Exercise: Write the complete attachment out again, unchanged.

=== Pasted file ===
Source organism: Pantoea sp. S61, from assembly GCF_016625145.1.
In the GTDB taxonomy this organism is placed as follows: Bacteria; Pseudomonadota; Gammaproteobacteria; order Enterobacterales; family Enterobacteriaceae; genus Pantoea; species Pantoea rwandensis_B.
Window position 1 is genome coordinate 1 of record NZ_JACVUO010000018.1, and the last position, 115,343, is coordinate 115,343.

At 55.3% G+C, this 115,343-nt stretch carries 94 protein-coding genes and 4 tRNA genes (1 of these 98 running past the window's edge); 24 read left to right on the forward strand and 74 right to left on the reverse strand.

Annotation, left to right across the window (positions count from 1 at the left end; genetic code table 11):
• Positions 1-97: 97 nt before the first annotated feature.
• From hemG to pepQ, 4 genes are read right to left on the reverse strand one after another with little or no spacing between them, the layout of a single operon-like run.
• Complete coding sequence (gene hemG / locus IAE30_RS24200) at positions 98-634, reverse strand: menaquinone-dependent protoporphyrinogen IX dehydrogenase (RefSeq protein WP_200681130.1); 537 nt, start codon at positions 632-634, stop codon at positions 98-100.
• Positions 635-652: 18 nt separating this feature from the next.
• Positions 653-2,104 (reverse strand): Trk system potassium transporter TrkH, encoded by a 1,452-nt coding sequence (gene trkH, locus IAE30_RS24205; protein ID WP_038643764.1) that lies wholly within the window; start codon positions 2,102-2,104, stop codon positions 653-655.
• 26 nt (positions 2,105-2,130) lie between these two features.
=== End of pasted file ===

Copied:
Source organism: Pantoea sp. S61, from assembly GCF_016625145.1.
In the GTDB taxonomy this organism is placed as follows: Bacteria; Pseudomonadota; Gammaproteobacteria; order Enterobacterales; family Enterobacteriaceae; genus Pantoea; species Pantoea rwandensis_B.
Window position 1 is genome coordinate 1 of record NZ_JACVUO010000018.1, and the last position, 115,343, is coordinate 115,343.

At 55.3% G+C, this 115,343-nt stretch carries 94 protein-coding genes and 4 tRNA genes (1 of these 98 running past the window's edge); 24 read left to right on the forward strand and 74 right to left on the reverse strand.

Annotation, left to right across the window (positions count from 1 at the left end; genetic code table 11):
• Positions 1-97: 97 nt before the first annotated feature.
• From hemG to pepQ, 4 genes are read right to left on the reverse strand one after another with little or no spacing between them, the layout of a single operon-like run.
• Complete coding sequence (gene hemG / locus IAE30_RS24200) at positions 98-634, reverse strand: menaquinone-dependent protoporphyrinogen IX dehydrogenase (RefSeq protein WP_200681130.1); 537 nt, start codon at positions 632-634, stop codon at positions 98-100.
• Positions 635-652: 18 nt separating this feature from the next.
• Positions 653-2,104 (reverse strand): Trk system potassium transporter TrkH, encoded by a 1,452-nt coding sequence (gene trkH, locus IAE30_RS24205; protein ID WP_038643764.1) that lies wholly within the window; start codon positions 2,102-2,104, stop codon positions 653-655.
• 26 nt (positions 2,105-2,130) lie between these two features.